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  • Simpson, His Donkey and the Rest of Us—Public Pedagogies of the Value of Belonging.Georgina Tsolidis - 2010 - Educational Philosophy and Theory 42 (4):448-461.
    At the heart of this paper is an exploration of belonging and how this is assumed to connect with a set of values represented as national. There is a particular interest in the relationship between these values and education. Because the significance of the learning that occurs through the public domain outside educational institutions such as schools is assumed, several cultural texts are examined in order to consider public pedagogies of Australianness including iconic displays such as those associated with the (...)
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  • The Promissory Future(s) of Education: Rethinking Scientific Literacy in the Era of Biocapitalism.Clayton Pierce - 2012 - Educational Philosophy and Theory 44 (7):721-745.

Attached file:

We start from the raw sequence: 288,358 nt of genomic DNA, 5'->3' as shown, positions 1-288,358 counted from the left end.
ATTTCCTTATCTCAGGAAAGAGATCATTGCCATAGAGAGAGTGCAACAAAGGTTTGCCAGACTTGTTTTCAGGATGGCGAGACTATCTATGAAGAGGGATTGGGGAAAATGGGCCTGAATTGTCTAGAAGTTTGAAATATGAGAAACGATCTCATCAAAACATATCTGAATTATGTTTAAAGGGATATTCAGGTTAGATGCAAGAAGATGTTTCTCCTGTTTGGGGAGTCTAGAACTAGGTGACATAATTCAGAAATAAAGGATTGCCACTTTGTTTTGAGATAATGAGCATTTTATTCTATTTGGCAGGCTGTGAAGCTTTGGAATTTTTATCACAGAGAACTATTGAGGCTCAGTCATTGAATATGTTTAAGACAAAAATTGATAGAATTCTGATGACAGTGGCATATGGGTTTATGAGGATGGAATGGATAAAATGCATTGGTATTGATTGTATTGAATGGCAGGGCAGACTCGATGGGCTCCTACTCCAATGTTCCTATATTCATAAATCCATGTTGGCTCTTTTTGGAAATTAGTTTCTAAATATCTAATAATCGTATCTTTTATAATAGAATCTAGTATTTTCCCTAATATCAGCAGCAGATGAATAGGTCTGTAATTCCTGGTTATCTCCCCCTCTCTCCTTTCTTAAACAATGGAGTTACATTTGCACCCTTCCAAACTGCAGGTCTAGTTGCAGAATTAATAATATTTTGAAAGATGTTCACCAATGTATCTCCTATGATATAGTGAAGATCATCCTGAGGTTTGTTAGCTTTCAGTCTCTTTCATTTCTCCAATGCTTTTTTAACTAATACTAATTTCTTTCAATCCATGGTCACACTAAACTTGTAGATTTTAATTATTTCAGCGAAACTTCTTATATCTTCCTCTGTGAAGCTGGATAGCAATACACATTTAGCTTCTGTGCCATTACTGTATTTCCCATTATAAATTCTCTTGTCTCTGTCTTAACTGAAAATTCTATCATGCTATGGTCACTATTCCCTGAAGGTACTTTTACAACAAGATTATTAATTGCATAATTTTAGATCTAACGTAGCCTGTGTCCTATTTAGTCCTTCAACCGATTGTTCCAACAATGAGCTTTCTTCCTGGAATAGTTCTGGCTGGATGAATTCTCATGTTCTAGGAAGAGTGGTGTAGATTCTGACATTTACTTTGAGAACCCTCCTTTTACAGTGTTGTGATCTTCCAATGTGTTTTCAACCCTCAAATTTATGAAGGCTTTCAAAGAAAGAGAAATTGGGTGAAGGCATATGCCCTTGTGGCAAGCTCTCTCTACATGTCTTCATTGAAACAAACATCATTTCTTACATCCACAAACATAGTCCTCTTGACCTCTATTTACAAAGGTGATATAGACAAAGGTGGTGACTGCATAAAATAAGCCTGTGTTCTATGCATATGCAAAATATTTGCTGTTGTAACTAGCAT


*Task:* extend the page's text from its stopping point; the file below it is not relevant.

This article investigates the biopolitical dimensions that have grown out of the union between biocapitalism and current science education reform in the US. Drawing on science and technology study theorists, I utilize the analytics of promissory valuation and salvationary discourses to understand how scientific literacy in the neo‐Sputnik era has deeply involved educational life in biocapitalist circuits of exchange and production. I lay out this emerging terrain of ‘futuricity’ through a biopolitical analysis of the National Academies highly influential policy recommendation (...)
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  • The Politics of Economy: Roberto Unger.Samuel Moyn - 2002 - Ethics and International Affairs 16 (2):135-142.
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  • Network Power and Globalization.David Singh Grewal - 2003 - Ethics and International Affairs 17 (2):89-98.
    With the celebratory view of globalization comes the charge that it represents a kind of empire. But power works in voluntary processes, such as learning English or joining the World Trade Organization. “Network power” may explain the dynamic that drives aspects of globalization.